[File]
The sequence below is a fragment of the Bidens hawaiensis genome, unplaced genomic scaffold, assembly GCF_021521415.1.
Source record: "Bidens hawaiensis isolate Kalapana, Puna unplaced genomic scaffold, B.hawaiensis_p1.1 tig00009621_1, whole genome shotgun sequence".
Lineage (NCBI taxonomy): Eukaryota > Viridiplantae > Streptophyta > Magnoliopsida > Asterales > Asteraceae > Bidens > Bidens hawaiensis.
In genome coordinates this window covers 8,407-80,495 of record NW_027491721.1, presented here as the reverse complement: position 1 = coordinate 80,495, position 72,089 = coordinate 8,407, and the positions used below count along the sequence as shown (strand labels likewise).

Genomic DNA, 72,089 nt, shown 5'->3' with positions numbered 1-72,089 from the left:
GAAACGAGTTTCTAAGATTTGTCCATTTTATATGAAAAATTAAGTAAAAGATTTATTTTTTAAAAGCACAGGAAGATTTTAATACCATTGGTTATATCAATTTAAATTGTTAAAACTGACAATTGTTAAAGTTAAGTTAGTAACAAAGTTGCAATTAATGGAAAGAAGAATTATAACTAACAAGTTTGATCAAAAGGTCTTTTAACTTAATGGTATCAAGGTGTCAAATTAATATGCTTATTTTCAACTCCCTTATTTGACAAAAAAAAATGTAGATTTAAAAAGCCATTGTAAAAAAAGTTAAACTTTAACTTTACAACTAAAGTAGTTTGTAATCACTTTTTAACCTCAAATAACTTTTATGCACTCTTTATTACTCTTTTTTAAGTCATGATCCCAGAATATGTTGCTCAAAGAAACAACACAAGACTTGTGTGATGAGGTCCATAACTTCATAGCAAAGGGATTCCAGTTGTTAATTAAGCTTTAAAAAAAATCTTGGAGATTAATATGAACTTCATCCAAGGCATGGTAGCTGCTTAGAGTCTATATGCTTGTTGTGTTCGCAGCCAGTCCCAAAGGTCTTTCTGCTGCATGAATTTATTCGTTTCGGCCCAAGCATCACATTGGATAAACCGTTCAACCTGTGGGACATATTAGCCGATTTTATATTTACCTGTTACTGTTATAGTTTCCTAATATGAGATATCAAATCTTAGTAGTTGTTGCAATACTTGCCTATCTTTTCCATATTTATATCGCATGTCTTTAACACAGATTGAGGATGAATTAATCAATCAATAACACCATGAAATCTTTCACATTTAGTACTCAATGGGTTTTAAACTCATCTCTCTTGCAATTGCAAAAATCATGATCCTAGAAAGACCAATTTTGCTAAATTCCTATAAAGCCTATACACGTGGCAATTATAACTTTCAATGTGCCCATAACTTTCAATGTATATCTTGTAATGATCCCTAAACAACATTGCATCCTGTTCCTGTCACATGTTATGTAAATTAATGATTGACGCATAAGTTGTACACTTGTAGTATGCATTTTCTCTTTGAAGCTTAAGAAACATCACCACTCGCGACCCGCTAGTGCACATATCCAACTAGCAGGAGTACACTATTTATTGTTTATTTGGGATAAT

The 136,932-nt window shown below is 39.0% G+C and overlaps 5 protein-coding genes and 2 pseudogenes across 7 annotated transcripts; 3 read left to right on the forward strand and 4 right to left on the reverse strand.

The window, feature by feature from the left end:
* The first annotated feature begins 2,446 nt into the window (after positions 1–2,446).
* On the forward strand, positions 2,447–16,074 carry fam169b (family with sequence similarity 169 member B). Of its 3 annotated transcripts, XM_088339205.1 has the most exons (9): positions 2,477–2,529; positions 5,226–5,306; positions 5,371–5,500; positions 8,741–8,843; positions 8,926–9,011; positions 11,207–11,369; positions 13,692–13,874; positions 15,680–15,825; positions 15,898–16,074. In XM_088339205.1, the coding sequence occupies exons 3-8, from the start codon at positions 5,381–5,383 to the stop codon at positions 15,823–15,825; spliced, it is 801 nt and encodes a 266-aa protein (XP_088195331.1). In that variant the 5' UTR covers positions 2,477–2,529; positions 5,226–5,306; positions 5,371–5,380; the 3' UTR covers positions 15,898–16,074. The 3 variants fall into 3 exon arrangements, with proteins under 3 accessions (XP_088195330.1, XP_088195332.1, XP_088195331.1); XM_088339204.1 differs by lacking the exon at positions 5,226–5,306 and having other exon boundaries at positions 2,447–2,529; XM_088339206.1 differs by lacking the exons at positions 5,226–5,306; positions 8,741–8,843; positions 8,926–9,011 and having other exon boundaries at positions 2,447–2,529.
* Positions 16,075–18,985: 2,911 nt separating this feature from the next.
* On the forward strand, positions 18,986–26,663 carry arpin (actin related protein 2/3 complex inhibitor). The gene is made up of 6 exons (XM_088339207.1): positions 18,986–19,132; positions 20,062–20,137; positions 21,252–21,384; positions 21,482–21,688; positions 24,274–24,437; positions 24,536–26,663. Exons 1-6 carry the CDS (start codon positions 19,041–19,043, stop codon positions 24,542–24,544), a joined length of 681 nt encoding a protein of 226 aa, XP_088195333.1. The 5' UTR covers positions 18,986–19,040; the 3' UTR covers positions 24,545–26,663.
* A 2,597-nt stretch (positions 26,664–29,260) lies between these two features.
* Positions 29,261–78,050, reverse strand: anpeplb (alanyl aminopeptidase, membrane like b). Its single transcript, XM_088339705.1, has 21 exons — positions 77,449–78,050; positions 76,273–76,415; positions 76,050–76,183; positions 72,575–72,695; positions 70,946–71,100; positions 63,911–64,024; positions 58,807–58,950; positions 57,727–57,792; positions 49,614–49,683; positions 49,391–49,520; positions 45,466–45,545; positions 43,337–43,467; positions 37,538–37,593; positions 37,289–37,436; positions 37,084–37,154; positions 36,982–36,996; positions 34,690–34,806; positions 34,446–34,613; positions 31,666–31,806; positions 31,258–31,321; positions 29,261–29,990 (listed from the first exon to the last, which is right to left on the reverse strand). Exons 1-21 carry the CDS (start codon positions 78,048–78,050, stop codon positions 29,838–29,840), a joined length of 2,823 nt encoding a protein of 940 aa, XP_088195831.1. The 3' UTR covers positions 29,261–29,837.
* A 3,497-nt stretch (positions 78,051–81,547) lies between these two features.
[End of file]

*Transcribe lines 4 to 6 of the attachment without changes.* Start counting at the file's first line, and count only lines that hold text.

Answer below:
In genome coordinates this window covers 8,407-80,495 of record NW_027491721.1, presented here as the reverse complement: position 1 = coordinate 80,495, position 72,089 = coordinate 8,407, and the positions used below count along the sequence as shown (strand labels likewise).

Genomic DNA, 72,089 nt, shown 5'->3' with positions numbered 1-72,089 from the left:
GAAACGAGTTTCTAAGATTTGTCCATTTTATATGAAAAATTAAGTAAAAGATTTATTTTTTAAAAGCACAGGAAGATTTTAATACCATTGGTTATATCAATTTAAATTGTTAAAACTGACAATTGTTAAAGTTAAGTTAGTAACAAAGTTGCAATTAATGGAAAGAAGAATTATAACTAACAAGTTTGATCAAAAGGTCTTTTAACTTAATGGTATCAAGGTGTCAAATTAATATGCTTATTTTCAACTCCCTTATTTGACAAAAAAAAATGTAGATTTAAAAAGCCATTGTAAAAAAAGTTAAACTTTAACTTTACAACTAAAGTAGTTTGTAATCACTTTTTAACCTCAAATAACTTTTATGCACTCTTTATTACTCTTTTTTAAGTCATGATCCCAGAATATGTTGCTCAAAGAAACAACACAAGACTTGTGTGATGAGGTCCATAACTTCATAGCAAAGGGATTCCAGTTGTTAATTAAGCTTTAAAAAAAATCTTGGAGATTAATATGAACTTCATCCAAGGCATGGTAGCTGCTTAGAGTCTATATGCTTGTTGTGTTCGCAGCCAGTCCCAAAGGTCTTTCTGCTGCATGAATTTATTCGTTTCGGCCCAAGCATCACATTGGATAAACCGTTCAACCTGTGGGACATATTAGCCGATTTTATATTTACCTGTTACTGTTATAGTTTCCTAATATGAGATATCAAATCTTAGTAGTTGTTGCAATACTTGCCTATCTTTTCCATATTTATATCGCATGTCTTTAACACAGATTGAGGATGAATTAATCAATCAATAACACCATGAAATCTTTCACATTTAGTACTCAATGGGTTTTAAACTCATCTCTCTTGCAATTGCAAAAATCATGATCCTAGAAAGACCAATTTTGCTAAATTCCTATAAAGCCTATACACGTGGCAATTATAACTTTCAATGTGCCCATAACTTTCAATGTATATCTTGTAATGATCCCTAAACAACATTGCATCCTGTTCCTGTCACATGTTATGTAAATTAATGATTGACGCATAAGTTGTACACTTGTAGTATGCATTTTCTCTTTGAAGCTTAAGAAACATCACCACTCGCGACCCGCTAGTGCACATATCCAACTAGCAGGAGTACACTATTTATTGTTTATTTGGGATAAT